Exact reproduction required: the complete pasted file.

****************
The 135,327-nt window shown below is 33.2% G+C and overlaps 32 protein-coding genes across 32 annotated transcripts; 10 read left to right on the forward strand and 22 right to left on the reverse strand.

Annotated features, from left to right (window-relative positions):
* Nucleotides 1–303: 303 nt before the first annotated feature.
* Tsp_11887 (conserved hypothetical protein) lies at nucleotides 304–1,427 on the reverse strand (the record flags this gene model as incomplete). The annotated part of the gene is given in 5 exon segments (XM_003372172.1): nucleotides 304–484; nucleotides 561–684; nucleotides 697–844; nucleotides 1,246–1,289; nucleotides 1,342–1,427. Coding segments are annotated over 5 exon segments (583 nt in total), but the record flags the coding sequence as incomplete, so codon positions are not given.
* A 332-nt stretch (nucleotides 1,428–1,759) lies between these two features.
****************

The 135,327-nt window shown below is 33.2% G+C and overlaps 32 protein-coding genes across 32 annotated transcripts; 10 read left to right on the forward strand and 22 right to left on the reverse strand.

Annotated features, from left to right (window-relative positions):
* Nucleotides 1–303: 303 nt before the first annotated feature.
* Tsp_11887 (conserved hypothetical protein) lies at nucleotides 304–1,427 on the reverse strand (the record flags this gene model as incomplete). The annotated part of the gene is given in 5 exon segments (XM_003372172.1): nucleotides 304–484; nucleotides 561–684; nucleotides 697–844; nucleotides 1,246–1,289; nucleotides 1,342–1,427. Coding segments are annotated over 5 exon segments (583 nt in total), but the record flags the coding sequence as incomplete, so codon positions are not given.
* A 332-nt stretch (nucleotides 1,428–1,759) lies between these two features.